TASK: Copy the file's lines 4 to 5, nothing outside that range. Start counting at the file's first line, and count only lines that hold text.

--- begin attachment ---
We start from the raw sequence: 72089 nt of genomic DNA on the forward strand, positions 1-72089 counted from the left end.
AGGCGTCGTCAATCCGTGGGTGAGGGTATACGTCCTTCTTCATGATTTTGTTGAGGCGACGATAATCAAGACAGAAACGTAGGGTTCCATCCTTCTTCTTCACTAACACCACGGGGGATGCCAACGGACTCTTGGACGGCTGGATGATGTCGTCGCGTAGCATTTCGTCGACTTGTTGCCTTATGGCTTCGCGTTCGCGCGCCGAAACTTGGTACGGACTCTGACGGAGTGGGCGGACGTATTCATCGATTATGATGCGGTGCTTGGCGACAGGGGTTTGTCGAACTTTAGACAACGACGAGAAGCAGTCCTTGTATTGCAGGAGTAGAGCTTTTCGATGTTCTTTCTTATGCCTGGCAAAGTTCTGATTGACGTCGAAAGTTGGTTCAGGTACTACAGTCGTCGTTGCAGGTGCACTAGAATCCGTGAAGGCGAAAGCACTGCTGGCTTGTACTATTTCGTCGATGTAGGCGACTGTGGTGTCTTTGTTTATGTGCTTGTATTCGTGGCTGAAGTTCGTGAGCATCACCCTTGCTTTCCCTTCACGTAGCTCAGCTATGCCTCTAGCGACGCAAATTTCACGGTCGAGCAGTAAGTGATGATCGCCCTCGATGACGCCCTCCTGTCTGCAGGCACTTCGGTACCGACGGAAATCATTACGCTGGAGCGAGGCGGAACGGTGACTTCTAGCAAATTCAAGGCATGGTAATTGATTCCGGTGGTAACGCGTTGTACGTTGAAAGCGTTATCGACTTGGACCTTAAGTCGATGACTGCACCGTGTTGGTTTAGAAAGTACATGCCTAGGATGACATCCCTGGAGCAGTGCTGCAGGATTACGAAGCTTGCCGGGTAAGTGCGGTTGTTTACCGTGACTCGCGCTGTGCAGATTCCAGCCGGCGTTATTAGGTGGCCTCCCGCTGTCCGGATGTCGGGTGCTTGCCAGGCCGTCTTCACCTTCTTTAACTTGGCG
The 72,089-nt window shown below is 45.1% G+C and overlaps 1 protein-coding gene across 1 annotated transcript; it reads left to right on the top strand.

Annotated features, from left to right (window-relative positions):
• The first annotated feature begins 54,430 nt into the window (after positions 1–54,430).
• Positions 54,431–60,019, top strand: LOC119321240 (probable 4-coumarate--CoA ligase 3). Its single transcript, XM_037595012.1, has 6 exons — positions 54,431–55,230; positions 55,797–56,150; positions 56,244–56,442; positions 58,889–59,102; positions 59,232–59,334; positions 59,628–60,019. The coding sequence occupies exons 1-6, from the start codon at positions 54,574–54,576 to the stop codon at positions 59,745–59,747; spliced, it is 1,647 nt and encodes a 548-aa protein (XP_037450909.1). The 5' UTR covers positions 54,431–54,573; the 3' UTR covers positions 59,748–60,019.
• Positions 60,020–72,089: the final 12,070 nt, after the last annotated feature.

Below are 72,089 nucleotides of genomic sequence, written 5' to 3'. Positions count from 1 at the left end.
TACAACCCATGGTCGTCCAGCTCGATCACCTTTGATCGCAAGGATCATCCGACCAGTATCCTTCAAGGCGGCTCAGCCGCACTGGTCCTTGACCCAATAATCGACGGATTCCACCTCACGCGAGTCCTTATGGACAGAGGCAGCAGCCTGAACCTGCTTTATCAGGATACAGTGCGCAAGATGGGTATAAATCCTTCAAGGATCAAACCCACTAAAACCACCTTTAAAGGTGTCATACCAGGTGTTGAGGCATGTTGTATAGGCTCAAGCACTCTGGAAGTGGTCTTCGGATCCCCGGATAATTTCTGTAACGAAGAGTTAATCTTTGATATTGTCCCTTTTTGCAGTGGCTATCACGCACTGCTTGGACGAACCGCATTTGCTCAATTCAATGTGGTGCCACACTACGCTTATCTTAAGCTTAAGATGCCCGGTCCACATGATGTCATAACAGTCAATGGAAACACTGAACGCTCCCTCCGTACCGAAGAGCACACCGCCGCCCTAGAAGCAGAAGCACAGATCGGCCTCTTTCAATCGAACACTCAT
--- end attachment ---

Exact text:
Annotated features, from left to right (window-relative positions):
• The first annotated feature begins 54,430 nt into the window (after positions 1–54,430).